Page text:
The Most Important Elements of Music


Understanding music theory is probably the best thing that any musician can give to himself. If you’ve learned to play an instrument by ear, then that’s an awesome accomplishment. But what makes a musician a complete one is not just through listening to the notes (though that in itself is the most important factor to being a musician); it is also about understanding what makes a certain piece of music work. This means that a musician must have a good grasp of the most important elements of music in order to truly become a complete musician.

Melody

Melody is the most basic element of a piece of music. Though a melody cannot exist without following a basic scale, a scale by itself cannot really be used to create music, simply because the music would sound too redundant if patterned in the order of scales. Rather, picking notes from within a particular scale and reordering them to fit a certain chord progression is the most common way to create a melody. In short, a melody is the end result of a scale. It is the most important aspect of making a particular music sound a lot more pleasing. Used in conjunction with rhythmic patterns, dynamics, and harmony, a melody’s original effect/purpose can be enhanced.

Scales

A scale is a group of notes that acts as a sort of skeletal structure for a piece of music. Without a basic knowledge of musical scales, a musician will find it hard to compose a piece of music simply because he/she wouldn’t know which notes or chords would fit and complement the entirety of a song. Knowledge of scales strengthens your understanding of basic music theory and is absolutely vital if you want to develop your ear.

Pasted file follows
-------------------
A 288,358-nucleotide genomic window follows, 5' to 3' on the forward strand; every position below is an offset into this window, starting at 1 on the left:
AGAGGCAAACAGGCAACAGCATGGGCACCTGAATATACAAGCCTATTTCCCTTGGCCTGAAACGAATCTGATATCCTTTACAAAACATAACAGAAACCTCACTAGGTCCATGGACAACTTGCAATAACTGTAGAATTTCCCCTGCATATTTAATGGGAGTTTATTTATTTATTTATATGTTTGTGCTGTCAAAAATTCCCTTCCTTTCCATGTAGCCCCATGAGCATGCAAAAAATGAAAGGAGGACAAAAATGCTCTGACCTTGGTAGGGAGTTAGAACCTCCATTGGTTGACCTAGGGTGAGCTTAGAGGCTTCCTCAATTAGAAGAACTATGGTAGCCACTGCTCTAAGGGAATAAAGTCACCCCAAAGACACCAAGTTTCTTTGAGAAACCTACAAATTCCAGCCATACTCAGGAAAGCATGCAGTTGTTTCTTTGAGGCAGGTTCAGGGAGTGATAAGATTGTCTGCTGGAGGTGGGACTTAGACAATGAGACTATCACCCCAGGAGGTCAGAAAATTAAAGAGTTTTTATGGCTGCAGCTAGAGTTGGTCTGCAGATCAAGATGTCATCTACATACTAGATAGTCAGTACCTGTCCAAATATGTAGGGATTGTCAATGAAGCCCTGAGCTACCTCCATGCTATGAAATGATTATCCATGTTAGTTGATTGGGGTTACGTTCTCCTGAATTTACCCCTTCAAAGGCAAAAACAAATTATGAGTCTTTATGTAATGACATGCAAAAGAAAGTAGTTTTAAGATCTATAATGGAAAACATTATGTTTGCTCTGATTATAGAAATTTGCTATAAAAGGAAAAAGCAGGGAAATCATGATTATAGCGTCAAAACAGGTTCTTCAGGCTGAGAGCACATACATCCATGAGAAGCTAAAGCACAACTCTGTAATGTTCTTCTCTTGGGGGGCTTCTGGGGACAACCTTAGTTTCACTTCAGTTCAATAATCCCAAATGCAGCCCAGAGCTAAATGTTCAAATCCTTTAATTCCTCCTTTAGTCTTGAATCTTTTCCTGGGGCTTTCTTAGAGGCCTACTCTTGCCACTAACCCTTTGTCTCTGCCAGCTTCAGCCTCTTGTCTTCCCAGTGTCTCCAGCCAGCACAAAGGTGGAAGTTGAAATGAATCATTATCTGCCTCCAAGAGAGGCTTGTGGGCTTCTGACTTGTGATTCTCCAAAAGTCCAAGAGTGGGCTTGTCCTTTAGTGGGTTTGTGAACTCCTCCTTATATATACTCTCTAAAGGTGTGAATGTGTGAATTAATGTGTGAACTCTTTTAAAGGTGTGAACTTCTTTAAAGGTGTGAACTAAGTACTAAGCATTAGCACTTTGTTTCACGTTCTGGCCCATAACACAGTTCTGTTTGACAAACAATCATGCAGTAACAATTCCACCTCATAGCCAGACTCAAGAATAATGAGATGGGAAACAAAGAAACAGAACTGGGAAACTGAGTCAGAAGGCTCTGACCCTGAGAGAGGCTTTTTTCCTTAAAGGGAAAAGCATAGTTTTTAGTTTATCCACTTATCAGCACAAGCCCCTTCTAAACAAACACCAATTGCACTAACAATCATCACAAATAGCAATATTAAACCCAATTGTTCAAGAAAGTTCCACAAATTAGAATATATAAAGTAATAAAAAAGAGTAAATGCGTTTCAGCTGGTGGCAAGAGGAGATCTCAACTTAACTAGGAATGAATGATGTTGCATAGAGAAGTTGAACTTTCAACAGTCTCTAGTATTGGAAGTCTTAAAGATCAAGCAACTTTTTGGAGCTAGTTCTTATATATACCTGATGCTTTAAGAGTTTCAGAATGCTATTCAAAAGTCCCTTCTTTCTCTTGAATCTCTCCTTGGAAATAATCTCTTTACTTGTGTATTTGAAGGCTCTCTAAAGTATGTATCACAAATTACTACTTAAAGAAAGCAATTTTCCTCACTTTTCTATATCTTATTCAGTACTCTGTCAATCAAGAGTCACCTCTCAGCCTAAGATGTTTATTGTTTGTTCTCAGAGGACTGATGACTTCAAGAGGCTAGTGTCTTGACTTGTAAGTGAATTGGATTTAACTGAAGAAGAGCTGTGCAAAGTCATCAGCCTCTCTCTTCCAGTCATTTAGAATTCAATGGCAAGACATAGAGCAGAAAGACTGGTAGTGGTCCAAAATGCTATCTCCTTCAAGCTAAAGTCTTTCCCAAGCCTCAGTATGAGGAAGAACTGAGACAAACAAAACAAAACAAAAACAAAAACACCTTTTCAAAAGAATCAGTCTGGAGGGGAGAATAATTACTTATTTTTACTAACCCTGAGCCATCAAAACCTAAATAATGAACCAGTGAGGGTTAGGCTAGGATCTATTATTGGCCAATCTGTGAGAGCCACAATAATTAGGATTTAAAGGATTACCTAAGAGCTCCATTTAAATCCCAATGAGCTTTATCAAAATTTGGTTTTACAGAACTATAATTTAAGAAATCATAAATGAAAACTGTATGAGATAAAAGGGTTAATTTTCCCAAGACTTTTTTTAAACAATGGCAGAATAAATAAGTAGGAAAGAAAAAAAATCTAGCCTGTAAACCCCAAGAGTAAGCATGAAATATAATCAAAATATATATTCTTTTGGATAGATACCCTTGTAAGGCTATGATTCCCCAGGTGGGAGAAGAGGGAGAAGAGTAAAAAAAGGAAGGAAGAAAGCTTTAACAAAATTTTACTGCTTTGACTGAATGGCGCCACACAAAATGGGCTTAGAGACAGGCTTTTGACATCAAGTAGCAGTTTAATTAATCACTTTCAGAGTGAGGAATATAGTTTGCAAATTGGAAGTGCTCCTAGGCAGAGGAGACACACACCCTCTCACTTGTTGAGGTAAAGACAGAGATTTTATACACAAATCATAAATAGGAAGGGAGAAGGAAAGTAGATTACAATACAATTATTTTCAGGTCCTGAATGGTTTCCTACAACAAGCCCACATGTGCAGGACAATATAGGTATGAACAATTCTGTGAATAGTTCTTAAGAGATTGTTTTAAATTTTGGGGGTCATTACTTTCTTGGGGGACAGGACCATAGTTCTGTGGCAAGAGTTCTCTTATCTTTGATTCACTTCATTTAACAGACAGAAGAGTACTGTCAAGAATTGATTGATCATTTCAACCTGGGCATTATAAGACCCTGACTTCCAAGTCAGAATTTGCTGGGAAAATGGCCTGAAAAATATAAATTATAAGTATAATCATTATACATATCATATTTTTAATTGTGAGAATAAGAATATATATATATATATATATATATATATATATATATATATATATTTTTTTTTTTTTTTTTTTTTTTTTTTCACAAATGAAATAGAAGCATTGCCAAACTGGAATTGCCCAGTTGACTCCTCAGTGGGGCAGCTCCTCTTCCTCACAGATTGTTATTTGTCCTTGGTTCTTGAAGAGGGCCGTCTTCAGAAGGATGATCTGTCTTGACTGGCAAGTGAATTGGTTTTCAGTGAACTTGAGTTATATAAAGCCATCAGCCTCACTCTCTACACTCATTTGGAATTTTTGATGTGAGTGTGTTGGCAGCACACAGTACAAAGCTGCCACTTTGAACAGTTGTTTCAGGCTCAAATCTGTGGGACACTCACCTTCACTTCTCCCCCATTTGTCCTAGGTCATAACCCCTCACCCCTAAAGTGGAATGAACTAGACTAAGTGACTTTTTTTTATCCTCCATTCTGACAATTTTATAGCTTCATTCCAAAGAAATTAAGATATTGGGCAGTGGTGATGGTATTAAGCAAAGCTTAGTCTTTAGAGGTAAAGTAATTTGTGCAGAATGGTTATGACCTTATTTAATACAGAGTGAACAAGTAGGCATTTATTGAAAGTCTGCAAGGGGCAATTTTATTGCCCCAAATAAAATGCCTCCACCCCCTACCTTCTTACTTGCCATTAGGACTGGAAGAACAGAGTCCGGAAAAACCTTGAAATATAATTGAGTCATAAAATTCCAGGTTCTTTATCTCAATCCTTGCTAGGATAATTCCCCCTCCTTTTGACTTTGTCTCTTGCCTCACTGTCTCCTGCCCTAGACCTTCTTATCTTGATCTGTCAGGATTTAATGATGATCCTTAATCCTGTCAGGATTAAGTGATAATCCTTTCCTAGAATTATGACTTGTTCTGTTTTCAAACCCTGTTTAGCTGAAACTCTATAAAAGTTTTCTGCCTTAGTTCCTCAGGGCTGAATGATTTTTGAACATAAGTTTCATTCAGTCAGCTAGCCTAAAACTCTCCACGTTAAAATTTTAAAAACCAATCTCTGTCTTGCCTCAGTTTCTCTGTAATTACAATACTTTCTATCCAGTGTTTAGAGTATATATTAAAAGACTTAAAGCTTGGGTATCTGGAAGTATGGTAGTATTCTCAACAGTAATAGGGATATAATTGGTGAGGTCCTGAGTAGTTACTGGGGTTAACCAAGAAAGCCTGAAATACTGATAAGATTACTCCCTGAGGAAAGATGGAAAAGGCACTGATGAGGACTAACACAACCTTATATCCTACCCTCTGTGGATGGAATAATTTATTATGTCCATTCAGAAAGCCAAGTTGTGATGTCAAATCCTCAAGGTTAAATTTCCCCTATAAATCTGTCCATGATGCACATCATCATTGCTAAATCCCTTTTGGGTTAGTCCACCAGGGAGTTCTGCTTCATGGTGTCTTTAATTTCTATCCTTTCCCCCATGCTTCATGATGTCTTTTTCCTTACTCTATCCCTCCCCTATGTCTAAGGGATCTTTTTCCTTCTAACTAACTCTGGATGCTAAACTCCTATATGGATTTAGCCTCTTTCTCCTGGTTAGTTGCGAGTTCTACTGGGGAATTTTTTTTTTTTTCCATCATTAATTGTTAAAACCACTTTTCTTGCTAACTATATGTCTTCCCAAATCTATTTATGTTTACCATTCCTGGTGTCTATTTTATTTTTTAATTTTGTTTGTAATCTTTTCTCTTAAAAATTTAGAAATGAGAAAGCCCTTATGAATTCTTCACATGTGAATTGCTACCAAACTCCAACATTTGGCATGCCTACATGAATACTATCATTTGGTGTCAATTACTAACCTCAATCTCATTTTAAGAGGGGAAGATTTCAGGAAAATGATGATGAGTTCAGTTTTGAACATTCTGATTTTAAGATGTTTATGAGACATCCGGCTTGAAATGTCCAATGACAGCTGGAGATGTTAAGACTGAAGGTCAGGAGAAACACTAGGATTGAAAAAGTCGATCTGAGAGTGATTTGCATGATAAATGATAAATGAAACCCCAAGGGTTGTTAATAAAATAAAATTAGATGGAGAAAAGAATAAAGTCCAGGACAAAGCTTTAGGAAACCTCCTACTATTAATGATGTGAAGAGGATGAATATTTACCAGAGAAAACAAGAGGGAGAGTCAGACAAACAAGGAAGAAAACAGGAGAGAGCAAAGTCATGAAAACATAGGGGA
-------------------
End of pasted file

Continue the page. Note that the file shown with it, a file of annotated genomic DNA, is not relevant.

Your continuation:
Rhythm

A rhythm is a pattern or placement of sounds (notes, chords, percussions, etc) within a musical time. In a repetitive beat of 4/4 measure, the rhythm is structured around it and reorganized according to the composer’s preference. Having different patterns of a group of notes makes your melody sound even more pleasing to the ear, especially if it’s conjoined with dynamic styles of playing such as velocity, staccato, or legato variations. You could say that a rhythm is a series of a collection of parts of a beat. Much like how melody comes from scales, the rhythm also comes from the beat.

Beat

The beat is the most basic measurement of a piece of music. It connotes the tempo (speed or pace) of a song or a musical sequence. A beat is basically the counting of a measure wherein you would create patterns and grooves within its repetitions. For example: A 3/4 measure would be counted as 1-2-3 repetitively until the song ends (or when another measurement interjects). Likewise, a 4/4 measure would normally be counted as 1-2-3-4 repetitively too.

Harmony

Harmony is an element of music that complements sections (or large parts) of a melody. Though it is sometimes used as a contrapuntal series of notes (counterpoint), its basic usage is to heighten a melody’s purpose within a segment of a song. Think of harmony as the added features of a car. A car can look a lot cooler due to gold reams, gold bumpers, etc. That’s what harmony is; it makes a melody sound a lot cooler. Harmony basically comes from scales and sometimes starts as a contrapuntal 3rd or 5th note to the root note.

Dynamics

Dynamics is basically the volume of how each note is played within a rhythmic pattern. It is usually dependent of rhythm but it can also be interjected as a singular instance that repeats rarely. However, when it comes to rhythmic patterns, a frequent usage of the volume style is usually repeated after every other pattern (though that isn’t absolute). Dynamics also refers to the style of how each note is played. Staccato (a style of dynamics) is used to cut short the sound of a note (or a rhythmic pattern of notes). Legato, another style, is basically used as a way of prolonging notes so as there is no obvious gap in between the rhythmic note patterns.

Having a basic knowledge of these important elements of music can definitely increase your musical skills and allow you to truly become a complete musician. Though it’s not required for you to do an in-depth study of these elements (simply because you only need to have a good grasp of their concepts), it’s still a great idea.


Source by Kevin Sinclair